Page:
Zoe Saldana has become a go-to actress to play strong female characters in movies. Case in point: “Colombiana,” an action thriller in which she plays the title character: a Colombian woman named Cataleya, who is an assassin out to get revenge on the people responsible for murdering her parents when she was a child.
“Colombiana” also stars Cliff Curtis as Emilio Restrepo (Cataleya’s uncle who trains her to be an assassin) and Michael Vartan as Danny Delanay, Cataleya’s on-again/off-again lover. At the Los Angeles press conference for “Colombiana,” Saldana opened up about how she balances strength with vulnerability in tough action scenes — and why she has a need to be very disciplined when it comes to her work, no matter what kind of film she does.
Did you have a lot of offers to play tough action heroines after doing “Avatar”?
Actually, this one came in the Luc Besson package. If there’s anything that I’ve always said about myself is that to me, it’s much more important for me to get to work with filmmakers that I’ve grown up loving and admiring.
Luc Besson [one of the writers and producers of “Colombiana”] is definitely one of the names that was in my bucket list, especially for the iconic femme fatale characters that he’s created, because they’re strong on the exterior but they’re so fragile and broken on the inside. I just thought that was such a beautiful comparison of someone that lives in complete turmoil and conflict. There were offers, but Luc Besson took priority.
How does it feel to be top-billed star of an action movie?
It feels good, but for some reason I have a chip that — maybe I work this way so that I can protect myself — I don’t really think about things that way. I just want to be a part of great stories, whether I’m part of an amazing ensemble cast or I’m leading it or the antagonist or whatever.
I just want to be part of great stories that are told and for them to be relevant. So this one definitely would have a lot of pressure. I feel like everybody that is a “number one” on the call sheet feels a pressure, but you can’t let that be the force that guides you.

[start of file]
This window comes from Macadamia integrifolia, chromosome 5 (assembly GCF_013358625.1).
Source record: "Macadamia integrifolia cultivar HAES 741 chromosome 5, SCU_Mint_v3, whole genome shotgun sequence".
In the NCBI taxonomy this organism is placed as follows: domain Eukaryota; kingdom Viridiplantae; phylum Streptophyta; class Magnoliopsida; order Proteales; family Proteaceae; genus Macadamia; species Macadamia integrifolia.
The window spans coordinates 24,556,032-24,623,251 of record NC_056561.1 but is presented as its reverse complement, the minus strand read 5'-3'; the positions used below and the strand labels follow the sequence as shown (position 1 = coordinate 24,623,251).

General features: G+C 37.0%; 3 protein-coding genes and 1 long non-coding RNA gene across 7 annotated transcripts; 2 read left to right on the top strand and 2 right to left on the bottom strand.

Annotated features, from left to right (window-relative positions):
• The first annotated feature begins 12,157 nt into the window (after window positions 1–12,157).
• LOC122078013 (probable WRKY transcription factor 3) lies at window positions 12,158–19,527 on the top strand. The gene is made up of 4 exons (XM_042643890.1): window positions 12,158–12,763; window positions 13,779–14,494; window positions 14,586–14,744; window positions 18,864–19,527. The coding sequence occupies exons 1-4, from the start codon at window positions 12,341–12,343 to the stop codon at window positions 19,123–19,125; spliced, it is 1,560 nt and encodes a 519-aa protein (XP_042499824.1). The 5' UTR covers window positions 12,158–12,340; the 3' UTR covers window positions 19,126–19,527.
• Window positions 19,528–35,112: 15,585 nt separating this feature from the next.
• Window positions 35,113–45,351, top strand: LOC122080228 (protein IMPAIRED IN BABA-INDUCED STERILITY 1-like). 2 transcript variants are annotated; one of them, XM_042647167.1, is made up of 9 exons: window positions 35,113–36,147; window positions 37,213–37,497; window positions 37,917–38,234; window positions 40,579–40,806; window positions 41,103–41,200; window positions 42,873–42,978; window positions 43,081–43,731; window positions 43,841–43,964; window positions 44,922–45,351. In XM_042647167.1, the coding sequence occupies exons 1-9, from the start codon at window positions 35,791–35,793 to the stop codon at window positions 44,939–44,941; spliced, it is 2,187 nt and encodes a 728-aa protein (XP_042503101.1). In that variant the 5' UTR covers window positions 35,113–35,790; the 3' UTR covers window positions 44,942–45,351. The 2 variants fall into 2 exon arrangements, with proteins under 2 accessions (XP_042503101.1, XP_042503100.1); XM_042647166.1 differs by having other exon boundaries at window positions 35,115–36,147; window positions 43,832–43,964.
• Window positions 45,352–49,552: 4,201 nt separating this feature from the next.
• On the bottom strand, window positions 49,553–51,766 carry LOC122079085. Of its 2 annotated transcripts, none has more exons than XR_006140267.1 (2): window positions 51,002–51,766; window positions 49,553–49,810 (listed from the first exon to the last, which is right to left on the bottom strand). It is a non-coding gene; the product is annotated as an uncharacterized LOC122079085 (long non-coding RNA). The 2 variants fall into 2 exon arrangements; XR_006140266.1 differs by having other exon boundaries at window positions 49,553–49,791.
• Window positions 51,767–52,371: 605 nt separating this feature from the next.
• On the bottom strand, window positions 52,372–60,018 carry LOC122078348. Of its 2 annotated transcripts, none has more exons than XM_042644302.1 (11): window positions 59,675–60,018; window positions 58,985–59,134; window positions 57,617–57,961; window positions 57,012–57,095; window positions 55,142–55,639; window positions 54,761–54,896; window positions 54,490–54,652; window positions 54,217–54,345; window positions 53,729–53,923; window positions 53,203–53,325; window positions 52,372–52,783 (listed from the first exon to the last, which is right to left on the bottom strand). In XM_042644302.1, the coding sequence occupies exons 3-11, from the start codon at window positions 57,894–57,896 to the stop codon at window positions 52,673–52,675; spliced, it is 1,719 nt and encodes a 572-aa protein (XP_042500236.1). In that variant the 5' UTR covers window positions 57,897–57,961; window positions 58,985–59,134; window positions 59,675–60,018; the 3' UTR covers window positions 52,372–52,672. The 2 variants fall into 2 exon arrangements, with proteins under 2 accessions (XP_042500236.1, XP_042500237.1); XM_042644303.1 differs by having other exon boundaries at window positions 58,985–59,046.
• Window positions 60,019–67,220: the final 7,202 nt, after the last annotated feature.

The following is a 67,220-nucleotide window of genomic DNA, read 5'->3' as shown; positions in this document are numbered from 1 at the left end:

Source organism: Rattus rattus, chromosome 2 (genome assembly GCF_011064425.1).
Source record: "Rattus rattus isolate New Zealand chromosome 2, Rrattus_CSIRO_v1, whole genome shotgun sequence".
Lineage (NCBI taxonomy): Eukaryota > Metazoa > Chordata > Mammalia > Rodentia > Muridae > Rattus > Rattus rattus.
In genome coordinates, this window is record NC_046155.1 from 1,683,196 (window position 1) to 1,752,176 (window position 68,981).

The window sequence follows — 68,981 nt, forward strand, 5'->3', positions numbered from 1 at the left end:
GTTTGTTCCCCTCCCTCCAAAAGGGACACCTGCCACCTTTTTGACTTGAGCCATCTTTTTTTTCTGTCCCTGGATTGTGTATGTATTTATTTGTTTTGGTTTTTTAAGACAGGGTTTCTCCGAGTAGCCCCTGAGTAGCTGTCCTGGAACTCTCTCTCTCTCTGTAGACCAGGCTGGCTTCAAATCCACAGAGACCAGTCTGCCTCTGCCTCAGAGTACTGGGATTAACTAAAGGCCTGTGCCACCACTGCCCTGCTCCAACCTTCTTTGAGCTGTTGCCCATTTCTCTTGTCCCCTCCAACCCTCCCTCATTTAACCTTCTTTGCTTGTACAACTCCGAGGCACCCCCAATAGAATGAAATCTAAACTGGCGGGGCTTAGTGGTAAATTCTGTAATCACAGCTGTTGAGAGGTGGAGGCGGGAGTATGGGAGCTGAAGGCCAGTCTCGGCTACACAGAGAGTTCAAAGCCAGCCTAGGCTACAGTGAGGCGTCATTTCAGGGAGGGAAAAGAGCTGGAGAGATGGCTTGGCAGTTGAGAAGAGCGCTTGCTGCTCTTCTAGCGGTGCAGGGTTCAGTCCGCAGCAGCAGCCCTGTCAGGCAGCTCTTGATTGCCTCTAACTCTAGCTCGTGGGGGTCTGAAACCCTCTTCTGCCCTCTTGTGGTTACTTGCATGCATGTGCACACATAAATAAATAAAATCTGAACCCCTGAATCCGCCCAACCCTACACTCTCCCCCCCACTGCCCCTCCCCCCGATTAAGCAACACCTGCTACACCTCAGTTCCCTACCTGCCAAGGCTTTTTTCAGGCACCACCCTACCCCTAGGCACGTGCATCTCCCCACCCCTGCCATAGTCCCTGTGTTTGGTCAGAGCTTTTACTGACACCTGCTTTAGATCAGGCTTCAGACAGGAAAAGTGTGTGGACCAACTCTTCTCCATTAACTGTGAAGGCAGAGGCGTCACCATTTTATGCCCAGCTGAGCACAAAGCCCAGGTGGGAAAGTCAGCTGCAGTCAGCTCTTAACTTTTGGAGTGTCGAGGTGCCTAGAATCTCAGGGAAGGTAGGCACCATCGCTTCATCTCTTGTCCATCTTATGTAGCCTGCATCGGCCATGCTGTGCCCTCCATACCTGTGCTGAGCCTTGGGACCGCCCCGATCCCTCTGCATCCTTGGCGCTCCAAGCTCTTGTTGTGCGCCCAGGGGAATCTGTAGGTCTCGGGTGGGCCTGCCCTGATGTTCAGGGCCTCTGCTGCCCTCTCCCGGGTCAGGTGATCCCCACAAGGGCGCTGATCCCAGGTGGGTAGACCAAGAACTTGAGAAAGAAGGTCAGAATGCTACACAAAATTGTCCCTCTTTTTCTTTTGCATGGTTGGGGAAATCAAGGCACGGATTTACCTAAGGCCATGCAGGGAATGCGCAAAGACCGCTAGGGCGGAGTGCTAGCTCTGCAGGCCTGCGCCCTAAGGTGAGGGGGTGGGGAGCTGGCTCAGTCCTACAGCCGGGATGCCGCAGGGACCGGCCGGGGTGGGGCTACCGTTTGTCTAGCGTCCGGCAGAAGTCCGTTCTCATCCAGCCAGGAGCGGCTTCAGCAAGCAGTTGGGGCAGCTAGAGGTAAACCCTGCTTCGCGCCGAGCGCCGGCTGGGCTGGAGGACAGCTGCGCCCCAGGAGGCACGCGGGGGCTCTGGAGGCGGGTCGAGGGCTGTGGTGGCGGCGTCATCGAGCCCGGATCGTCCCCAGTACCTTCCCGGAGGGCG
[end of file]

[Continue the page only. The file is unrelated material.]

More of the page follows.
What was your favorite weapon that you used in “Colombiana”? And how long did it take you to learn it?
I’m a .45 myself. [She laughs.] A .22 is too wimpy for me. I like the .9. It’s something that I can maneuver and because I have very small wrists, it’s a weight that I can sustain and the impact won’t hurt me in my joints. I don’t do this every day, but I’ve learned a little bit.
Were there any roles you looked to for inspiration on “Colombiana,” either from Luc Besson or from other filmmakers?
Besides his films that I knew by heart — I didn’t even need to see those — I re-read the “The Girl With the Dragon Tattoo” so that I could understand what it’s like to have undergone such traumatic experiences in your life, and fall in this spell where you create an alternate personality where you’re like this warrior or this punisher. I was watching a lot of animal behavior because, to me, whenever she wasn’t playing any of her roles to kill her targets, whenever she was in the comforts of her house, she was such an omega wolf, such an outcast. But when she was killing, she was such a snake that you wouldn’t even want her around you. There were so many things that I needed to sort of take into consideration in order to create Cataleya and to feel like I was capturing her, not only physically but mentally.